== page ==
The Rev. Jooseop Keum, a professor at the Presbyterian University and Theological Seminary in Seoul, told United Methodist News Service he is deeply concerned about how the approaching harsh weather will affect North Koreans.
“They are short of food and energy (fuel) to go through, to survive this coming winter,” explained Keum, who gave a presentation on “Peace and the Role of Mission” during the roundtable.
“Humanitarian aid is in need to keep already established peace on the Korean Peninsula,” he said. “As the children of God, we seek God’s wisdom and give to isolated North Korea a certain confidence to continue denuclearization.”
The U.S. travel ban also accounted for some empty seats at the Roundtable for Peace on the Korean Peninsula. Organizers tried unsuccessfully to obtain U.S. visas for a delegation of North Korean Christians, Kemper said.
“Their presence could have undoubtedly played an important part in fostering the new relations among peoples that was so warmly touted in the Singapore Statement (between the U.S. and North Korea) of this past June,” he noted.
In a Nov. 8 message, the Korean Christian Federation in North Korea called the Atlanta gathering “of great significance” and lauded declarations from the 2018 summits that “aim at re-linking the severed blood ties between the fellow countrymen and at realizing peace and stability … and therefore comply with the Lord’s intention for love, justice and peace.”
The Rev. Jin Yang Kim, a United Methodist missionary assigned to the World Council of Churches in Geneva, said that when a delegation from both North Korea and South Korea visited WCC headquarters last June for an ecumenical forum meeting on Korea “there was growing hope something miraculous thing could happen on the Korean Peninsula.”
While interaction between the U.S. and North Korea seems to have stalled, he said, “I hope this gathering and the Christian peace movement gets some momentum to impact U.S. foreign policy, and hopefully the U.S. will engage in dialogue and make more progress.”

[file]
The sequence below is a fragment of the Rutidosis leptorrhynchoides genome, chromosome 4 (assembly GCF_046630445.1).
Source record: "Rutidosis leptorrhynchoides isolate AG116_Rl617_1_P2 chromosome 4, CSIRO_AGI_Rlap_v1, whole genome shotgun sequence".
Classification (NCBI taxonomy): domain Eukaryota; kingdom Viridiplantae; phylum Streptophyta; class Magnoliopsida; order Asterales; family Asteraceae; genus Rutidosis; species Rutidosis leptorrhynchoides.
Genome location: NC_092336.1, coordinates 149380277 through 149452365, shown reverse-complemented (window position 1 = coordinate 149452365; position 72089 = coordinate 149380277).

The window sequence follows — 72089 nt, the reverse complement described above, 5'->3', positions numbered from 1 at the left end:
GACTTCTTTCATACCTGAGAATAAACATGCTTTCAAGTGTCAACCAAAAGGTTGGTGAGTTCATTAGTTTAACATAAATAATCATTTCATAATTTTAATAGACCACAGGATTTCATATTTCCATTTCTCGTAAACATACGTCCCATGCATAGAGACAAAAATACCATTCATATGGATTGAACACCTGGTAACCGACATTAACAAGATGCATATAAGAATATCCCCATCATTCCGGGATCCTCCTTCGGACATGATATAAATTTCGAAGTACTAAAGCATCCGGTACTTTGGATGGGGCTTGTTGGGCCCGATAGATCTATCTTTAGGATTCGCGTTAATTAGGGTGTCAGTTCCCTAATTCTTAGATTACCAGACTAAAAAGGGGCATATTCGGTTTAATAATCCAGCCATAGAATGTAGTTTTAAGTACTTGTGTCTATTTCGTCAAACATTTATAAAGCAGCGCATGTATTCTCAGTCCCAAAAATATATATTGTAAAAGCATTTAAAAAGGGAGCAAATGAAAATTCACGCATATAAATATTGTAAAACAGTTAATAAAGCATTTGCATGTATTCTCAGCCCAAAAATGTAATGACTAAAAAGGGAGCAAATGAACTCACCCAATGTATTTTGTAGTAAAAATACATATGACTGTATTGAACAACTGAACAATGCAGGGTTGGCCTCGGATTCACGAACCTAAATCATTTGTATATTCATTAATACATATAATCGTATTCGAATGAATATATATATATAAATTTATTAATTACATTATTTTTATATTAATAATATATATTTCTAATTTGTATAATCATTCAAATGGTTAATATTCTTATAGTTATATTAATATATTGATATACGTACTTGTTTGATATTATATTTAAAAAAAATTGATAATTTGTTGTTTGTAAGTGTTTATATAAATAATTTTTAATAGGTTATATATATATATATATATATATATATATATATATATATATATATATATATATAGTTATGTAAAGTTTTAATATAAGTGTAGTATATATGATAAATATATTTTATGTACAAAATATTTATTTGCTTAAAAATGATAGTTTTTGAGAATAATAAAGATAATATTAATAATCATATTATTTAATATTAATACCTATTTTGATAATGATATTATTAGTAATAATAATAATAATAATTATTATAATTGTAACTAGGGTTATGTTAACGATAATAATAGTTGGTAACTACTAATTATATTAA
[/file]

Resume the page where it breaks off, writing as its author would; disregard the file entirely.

North Korean Christians were present in spirit during the event’s Nov. 10 evening public worship service. The Rev. Hannah Hwa-Young Chong, senior pastor of Community United Methodist Church in Naperville, Illinois, included the North Korean version of The Lord’s Prayer and said: “The focus of the worship flow and liturgy was to contain hope of healing and reconciliation of Korea.”
“Especially, I prepared the Holy Communion to experience unity and reconciliation — actualizing peacemaking and foretasting the Kingdom of God,” she explained.
The service began with musical praise by several choirs from the Korean Church of Atlanta, United Methodist Church. Youngran Park, the music director, said she specifically chose two songs to reflect the occasion, including “Hail to the Brightness of Zion’s Glad Morning,” to demonstrate “the great expectation and hope of a dawn of freedom and prosperity in North Korea.”
In his sermon, Bishop Ivan Abrahams, a South African and top executive of the World Methodist Council, echoed the hope “to see a united Korea in our lifetime.”
“Peace, as we heard today in the roundtable, never happens by chance,” he said. “We make peace, we work for peace.”
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Bloom is the assistant news editor for United Methodist News Service and is based in New York. Kim is the Korean news editor for UMNS. Contact them at 615-742-5470 or email@example.com.